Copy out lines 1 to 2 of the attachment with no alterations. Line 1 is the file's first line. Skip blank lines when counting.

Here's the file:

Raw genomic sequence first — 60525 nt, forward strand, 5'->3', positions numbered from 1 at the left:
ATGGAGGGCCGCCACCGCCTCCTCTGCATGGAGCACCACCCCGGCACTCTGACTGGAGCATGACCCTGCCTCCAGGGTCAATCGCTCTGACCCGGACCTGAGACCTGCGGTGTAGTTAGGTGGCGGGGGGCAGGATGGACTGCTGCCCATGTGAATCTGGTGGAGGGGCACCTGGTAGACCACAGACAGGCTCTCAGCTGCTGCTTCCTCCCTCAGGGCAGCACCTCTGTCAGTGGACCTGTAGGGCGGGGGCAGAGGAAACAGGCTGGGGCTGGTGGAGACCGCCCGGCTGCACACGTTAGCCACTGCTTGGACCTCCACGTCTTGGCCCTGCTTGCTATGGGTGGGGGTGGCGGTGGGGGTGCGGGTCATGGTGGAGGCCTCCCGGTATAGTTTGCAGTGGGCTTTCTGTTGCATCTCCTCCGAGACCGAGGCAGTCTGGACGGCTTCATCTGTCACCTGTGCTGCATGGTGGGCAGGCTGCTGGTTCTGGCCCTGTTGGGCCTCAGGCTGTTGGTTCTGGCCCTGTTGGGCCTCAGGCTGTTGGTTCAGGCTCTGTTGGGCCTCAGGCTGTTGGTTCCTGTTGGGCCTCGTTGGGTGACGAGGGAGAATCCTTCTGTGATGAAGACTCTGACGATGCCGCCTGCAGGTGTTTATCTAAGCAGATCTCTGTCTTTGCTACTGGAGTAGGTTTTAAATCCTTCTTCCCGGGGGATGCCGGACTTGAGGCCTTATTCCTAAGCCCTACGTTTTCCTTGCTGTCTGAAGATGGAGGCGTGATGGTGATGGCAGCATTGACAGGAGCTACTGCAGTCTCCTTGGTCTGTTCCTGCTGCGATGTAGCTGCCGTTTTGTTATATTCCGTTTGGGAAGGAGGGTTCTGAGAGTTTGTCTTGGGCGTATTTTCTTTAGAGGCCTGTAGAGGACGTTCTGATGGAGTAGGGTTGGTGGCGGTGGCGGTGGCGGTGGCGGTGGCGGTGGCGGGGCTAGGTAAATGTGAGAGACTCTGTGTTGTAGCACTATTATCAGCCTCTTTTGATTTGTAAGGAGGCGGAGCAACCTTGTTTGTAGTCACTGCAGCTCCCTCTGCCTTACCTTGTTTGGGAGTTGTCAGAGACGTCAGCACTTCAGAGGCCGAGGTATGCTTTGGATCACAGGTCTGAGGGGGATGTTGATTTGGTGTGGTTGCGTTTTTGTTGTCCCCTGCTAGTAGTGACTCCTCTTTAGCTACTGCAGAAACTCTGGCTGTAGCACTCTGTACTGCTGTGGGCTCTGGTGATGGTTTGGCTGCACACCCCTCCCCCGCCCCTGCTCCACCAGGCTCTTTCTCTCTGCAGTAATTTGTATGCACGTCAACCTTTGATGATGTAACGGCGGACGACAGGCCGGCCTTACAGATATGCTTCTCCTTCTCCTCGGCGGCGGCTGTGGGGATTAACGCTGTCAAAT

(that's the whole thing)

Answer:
Raw genomic sequence first — 60525 nt, forward strand, 5'->3', positions numbered from 1 at the left:
ATGGAGGGCCGCCACCGCCTCCTCTGCATGGAGCACCACCCCGGCACTCTGACTGGAGCATGACCCTGCCTCCAGGGTCAATCGCTCTGACCCGGACCTGAGACCTGCGGTGTAGTTAGGTGGCGGGGGGCAGGATGGACTGCTGCCCATGTGAATCTGGTGGAGGGGCACCTGGTAGACCACAGACAGGCTCTCAGCTGCTGCTTCCTCCCTCAGGGCAGCACCTCTGTCAGTGGACCTGTAGGGCGGGGGCAGAGGAAACAGGCTGGGGCTGGTGGAGACCGCCCGGCTGCACACGTTAGCCACTGCTTGGACCTCCACGTCTTGGCCCTGCTTGCTATGGGTGGGGGTGGCGGTGGGGGTGCGGGTCATGGTGGAGGCCTCCCGGTATAGTTTGCAGTGGGCTTTCTGTTGCATCTCCTCCGAGACCGAGGCAGTCTGGACGGCTTCATCTGTCACCTGTGCTGCATGGTGGGCAGGCTGCTGGTTCTGGCCCTGTTGGGCCTCAGGCTGTTGGTTCTGGCCCTGTTGGGCCTCAGGCTGTTGGTTCAGGCTCTGTTGGGCCTCAGGCTGTTGGTTCCTGTTGGGCCTCGTTGGGTGACGAGGGAGAATCCTTCTGTGATGAAGACTCTGACGATGCCGCCTGCAGGTGTTTATCTAAGCAGATCTCTGTCTTTGCTACTGGAGTAGGTTTTAAATCCTTCTTCCCGGGGGATGCCGGACTTGAGGCCTTATTCCTAAGCCCTACGTTTTCCTTGCTGTCTGAAGATGGAGGCGTGATGGTGATGGCAGCATTGACAGGAGCTACTGCAGTCTCCTTGGTCTGTTCCTGCTGCGATGTAGCTGCCGTTTTGTTATATTCCGTTTGGGAAGGAGGGTTCTGAGAGTTTGTCTTGGGCGTATTTTCTTTAGAGGCCTGTAGAGGACGTTCTGATGGAGTAGGGTTGGTGGCGGTGGCGGTGGCGGTGGCGGTGGCGGTGGCGGGGCTAGGTAAATGTGAGAGACTCTGTGTTGTAGCACTATTATCAGCCTCTTTTGATTTGTAAGGAGGCGGAGCAACCTTGTTTGTAGTCACTGCAGCTCCCTCTGCCTTACCTTGTTTGGGAGTTGTCAGAGACGTCAGCACTTCAGAGGCCGAGGTATGCTTTGGATCACAGGTCTGAGGGGGATGTTGATTTGGTGTGGTTGCGTTTTTGTTGTCCCCTGCTAGTAGTGACTCCTCTTTAGCTACTGCAGAAACTCTGGCTGTAGCACTCTGTACTGCTGTGGGCTCTGGTGATGGTTTGGCTGCACACCCCTCCCCCGCCCCTGCTCCACCAGGCTCTTTCTCTCTGCAGTAATTTGTATGCACGTCAACCTTTGATGATGTAACGGCGGACGACAGGCCGGCCTTACAGATATGCTTCTCCTTCTCCTCGGCGGCGGCTGTGGGGATTAACGCTGTCAAAT